Physical and biochemical changes in pears during storage and ripening Public Deposited

http://ir.library.oregonstate.edu/concern/graduate_thesis_or_dissertations/pk02cd27x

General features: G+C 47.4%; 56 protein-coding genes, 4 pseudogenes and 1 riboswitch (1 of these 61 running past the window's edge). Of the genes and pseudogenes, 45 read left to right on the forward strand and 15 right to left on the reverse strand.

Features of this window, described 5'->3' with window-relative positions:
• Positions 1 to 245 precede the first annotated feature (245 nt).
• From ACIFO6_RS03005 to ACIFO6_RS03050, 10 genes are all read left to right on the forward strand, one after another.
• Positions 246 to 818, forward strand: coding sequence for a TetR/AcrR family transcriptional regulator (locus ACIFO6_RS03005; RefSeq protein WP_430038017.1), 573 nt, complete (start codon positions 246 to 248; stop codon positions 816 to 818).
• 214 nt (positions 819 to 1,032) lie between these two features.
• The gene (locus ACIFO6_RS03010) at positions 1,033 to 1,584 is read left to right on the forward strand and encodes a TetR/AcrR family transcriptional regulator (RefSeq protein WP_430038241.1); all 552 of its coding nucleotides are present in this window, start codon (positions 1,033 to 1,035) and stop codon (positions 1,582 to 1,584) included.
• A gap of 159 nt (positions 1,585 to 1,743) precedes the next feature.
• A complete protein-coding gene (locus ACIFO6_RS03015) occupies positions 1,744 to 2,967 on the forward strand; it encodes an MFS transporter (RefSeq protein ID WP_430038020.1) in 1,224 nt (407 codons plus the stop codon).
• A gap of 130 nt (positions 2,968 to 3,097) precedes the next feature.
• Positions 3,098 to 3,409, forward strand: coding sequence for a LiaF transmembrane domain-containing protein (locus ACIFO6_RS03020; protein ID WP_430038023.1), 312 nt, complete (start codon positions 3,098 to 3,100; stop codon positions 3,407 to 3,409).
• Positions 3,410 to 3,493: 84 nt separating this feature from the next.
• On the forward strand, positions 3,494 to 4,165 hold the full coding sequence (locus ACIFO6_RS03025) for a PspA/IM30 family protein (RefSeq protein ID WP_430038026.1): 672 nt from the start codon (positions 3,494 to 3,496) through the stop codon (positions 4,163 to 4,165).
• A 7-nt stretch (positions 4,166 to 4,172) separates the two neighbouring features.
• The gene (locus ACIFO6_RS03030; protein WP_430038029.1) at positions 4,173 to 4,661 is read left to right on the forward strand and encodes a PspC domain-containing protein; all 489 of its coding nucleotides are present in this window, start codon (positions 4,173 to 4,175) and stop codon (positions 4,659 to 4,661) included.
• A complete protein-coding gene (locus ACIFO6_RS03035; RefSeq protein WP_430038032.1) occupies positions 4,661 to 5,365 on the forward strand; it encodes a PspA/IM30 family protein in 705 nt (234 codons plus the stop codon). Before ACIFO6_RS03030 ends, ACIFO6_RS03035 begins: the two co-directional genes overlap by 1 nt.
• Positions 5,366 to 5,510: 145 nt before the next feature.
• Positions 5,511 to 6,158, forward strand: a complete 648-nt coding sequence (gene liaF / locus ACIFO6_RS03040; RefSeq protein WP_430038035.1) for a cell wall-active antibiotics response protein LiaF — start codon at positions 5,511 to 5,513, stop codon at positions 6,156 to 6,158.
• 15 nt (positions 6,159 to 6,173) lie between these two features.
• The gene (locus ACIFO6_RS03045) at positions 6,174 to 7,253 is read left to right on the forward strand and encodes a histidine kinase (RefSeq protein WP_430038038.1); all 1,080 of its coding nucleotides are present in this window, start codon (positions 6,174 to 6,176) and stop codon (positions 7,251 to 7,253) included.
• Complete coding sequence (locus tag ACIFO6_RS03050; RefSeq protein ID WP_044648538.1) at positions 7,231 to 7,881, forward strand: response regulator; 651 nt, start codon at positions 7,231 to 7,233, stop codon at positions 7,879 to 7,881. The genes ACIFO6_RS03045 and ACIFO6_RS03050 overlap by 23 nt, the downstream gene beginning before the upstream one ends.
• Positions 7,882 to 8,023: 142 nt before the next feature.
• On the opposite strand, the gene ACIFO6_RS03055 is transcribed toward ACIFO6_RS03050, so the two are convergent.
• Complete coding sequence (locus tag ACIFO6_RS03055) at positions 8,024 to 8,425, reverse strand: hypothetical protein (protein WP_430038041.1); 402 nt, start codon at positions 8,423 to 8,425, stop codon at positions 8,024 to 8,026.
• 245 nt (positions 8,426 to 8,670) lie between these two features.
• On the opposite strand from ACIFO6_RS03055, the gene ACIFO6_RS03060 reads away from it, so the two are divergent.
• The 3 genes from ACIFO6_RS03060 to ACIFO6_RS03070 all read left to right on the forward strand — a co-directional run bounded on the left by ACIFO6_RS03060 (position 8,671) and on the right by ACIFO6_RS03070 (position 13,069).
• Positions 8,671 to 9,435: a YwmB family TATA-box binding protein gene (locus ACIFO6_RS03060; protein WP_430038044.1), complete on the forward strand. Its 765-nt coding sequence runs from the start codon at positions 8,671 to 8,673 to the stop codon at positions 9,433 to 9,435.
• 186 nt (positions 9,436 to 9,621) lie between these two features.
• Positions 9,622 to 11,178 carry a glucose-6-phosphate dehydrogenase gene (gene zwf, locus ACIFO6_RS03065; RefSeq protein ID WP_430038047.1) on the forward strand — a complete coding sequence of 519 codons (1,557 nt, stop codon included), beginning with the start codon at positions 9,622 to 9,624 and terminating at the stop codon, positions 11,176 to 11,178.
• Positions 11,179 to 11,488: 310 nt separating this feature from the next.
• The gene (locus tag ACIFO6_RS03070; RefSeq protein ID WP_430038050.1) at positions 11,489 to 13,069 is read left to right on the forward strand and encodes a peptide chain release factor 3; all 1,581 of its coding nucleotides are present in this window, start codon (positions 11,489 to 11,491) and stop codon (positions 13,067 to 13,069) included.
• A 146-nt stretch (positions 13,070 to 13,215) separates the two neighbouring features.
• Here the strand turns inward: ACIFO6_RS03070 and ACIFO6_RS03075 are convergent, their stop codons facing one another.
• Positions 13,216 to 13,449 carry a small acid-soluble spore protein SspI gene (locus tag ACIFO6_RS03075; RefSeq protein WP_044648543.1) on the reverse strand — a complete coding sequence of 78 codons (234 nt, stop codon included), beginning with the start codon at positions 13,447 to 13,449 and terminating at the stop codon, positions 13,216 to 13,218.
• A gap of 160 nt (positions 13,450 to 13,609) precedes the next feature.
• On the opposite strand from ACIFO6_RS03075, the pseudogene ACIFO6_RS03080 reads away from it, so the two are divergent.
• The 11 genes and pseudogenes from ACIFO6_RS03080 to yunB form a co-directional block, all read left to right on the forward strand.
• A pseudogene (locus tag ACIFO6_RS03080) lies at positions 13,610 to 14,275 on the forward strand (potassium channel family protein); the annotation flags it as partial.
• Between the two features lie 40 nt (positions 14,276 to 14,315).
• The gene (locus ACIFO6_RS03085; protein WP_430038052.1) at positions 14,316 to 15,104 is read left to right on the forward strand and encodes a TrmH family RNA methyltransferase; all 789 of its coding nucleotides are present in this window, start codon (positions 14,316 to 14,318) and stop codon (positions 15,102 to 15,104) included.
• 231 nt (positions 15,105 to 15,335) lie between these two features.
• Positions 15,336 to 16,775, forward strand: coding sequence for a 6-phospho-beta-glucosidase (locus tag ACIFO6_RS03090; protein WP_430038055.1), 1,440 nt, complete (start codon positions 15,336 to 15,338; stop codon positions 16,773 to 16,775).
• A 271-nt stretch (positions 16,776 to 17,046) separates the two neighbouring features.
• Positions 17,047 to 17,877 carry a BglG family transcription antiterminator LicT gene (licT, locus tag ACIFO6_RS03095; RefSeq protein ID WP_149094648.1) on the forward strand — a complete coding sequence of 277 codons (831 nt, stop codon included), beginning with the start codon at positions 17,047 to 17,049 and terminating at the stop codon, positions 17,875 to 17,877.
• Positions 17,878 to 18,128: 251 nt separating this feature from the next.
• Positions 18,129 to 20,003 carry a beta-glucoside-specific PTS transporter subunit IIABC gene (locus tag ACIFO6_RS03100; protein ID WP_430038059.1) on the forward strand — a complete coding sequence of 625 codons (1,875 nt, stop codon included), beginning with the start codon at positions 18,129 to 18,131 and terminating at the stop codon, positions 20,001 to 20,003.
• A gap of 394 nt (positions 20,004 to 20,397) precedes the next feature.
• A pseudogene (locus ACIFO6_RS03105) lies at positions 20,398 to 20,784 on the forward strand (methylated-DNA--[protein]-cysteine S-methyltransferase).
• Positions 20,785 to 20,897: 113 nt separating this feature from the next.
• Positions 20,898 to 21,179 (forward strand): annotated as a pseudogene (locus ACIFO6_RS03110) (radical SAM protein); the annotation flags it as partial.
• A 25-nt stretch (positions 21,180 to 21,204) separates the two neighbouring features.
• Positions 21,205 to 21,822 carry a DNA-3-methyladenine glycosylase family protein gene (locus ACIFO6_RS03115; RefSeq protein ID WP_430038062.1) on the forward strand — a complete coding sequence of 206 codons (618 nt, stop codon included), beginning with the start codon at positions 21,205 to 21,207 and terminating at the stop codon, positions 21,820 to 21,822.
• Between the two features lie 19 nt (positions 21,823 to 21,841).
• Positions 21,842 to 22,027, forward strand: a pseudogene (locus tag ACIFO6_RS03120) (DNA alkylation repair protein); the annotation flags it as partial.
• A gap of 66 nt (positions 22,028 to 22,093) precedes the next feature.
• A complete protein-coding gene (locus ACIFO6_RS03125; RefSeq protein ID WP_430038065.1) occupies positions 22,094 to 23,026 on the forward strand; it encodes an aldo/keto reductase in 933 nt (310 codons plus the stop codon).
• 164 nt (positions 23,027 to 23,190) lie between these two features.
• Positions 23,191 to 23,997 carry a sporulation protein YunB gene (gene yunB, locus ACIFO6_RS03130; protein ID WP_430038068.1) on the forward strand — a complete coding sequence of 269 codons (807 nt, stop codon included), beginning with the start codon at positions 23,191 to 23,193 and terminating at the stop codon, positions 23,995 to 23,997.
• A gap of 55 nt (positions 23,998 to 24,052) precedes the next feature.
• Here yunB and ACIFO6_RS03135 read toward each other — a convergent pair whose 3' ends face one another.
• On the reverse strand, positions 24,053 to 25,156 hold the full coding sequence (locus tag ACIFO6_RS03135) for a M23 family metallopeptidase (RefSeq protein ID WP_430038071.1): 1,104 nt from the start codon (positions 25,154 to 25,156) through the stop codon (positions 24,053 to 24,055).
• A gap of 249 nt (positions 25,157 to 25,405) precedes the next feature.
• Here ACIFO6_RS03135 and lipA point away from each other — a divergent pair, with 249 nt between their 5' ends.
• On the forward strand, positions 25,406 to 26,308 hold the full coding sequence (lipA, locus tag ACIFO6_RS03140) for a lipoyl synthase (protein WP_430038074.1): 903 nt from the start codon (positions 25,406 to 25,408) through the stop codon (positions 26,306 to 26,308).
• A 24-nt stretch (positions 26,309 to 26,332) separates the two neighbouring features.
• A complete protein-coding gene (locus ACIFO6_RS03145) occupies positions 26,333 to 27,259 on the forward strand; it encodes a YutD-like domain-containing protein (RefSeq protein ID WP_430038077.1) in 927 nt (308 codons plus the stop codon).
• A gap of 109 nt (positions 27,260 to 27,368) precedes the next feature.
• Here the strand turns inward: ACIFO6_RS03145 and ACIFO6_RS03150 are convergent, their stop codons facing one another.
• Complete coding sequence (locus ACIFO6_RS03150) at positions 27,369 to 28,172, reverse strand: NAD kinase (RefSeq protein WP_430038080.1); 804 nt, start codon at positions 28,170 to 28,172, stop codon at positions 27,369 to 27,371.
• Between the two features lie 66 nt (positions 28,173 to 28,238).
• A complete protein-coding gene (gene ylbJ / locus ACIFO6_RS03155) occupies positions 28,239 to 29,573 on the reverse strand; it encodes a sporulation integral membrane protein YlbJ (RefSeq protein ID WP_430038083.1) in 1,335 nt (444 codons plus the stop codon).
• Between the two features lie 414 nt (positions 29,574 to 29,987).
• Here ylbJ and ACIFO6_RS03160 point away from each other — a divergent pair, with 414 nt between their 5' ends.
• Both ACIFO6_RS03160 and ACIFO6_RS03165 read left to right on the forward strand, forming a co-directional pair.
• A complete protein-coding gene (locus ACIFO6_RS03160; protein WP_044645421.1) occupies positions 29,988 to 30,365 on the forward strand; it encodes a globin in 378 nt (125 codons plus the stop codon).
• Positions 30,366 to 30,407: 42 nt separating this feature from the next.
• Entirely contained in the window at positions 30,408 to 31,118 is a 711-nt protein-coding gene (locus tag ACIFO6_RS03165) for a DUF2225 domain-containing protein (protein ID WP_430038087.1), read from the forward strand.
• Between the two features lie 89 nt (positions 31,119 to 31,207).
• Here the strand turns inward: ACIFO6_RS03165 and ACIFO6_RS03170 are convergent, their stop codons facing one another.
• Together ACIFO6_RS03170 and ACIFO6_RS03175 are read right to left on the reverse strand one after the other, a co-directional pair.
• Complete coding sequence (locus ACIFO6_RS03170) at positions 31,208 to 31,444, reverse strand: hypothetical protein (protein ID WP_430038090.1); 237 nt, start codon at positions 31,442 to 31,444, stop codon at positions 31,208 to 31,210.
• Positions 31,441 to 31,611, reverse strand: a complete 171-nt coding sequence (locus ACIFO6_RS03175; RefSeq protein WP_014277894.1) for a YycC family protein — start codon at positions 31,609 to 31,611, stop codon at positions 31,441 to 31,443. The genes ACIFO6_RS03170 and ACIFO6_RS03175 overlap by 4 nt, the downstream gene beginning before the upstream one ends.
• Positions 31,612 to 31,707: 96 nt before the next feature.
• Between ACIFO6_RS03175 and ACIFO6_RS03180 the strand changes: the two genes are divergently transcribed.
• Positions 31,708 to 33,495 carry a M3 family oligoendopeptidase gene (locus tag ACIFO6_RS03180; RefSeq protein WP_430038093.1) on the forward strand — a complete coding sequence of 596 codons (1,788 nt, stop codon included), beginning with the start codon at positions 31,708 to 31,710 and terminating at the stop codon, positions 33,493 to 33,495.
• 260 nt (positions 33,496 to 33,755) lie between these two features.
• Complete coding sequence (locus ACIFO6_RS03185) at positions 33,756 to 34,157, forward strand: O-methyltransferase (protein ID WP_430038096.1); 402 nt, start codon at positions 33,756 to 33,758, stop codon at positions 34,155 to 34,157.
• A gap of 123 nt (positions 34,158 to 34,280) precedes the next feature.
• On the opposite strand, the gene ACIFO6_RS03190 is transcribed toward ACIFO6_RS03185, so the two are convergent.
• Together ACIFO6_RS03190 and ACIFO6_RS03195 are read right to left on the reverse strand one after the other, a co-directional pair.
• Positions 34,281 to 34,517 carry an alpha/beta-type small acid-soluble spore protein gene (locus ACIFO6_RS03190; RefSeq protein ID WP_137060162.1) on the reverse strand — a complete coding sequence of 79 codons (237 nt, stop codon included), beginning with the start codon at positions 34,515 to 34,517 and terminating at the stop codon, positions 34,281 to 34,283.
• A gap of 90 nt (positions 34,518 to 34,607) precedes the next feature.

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  • A study has been made of the interrelations between certain of the physical and biochemical changes in three varieties of pears during storage and ripening. The metabolic changes which occurred in the fruit during cold temperature storage were found to influence with development of certain characteristics associated with dessert quality of the ripened fruit. The nature of these changes varied according to variety. The rate and degree of softening at a temperature favorable for ripening (68-70°F.) varied considerably according to variety and according to length of the storage period. Bartlett pears decreased rapidly in pressure test when ripened in October and November. Bosc pears softened slower and to a lesser degree. Both varieties failed to soften and ripen normally after prolonged periods of storage. This condition was not observed in Anjou pears, but this variety ripened in April tended to have a mealy texture. The amounts of both protopectin and total pectin increased during storage in all the three varieties. Anjou pears contained more total and protopectin than the other two varieties. The data on pectin changes indicate a possibility of synthesis of protopectin during storage. A possible explanation for such phenomenon is discussed. There is a fairly significant correlation between per cent protopectin and pressure test. The percentage of extractable juice was inversely correlated with fruit firmness, and increased rapidly during ripening. Highest yields of extractable juice were obtained from Anjou and Bartlett pears, and the percentages decreased in all varieties with increase in length of storage period. Low extractable juice content was correlated with the loss of ripening capacity in Bartlett and Bosc pears and the occurrence of mealy texture in Anjou pears. The relative viscosity of the juice increased during the ripening process and was highest in all varieties after short periods of storage. Total acid content of all varieties varied to some extent but no consistent trends were observed. In all varieties total solids increased with ripening, and were lower in Bartlett and Bosc than in Anjou pears. The use of activated carbon treatment of the storage atmosphere retarded the rate of loss of green color. No effect on the metabolism of pectic substances was apparent in Bartlett and Bosc pears, while the data for Anjou pears were not consistent.
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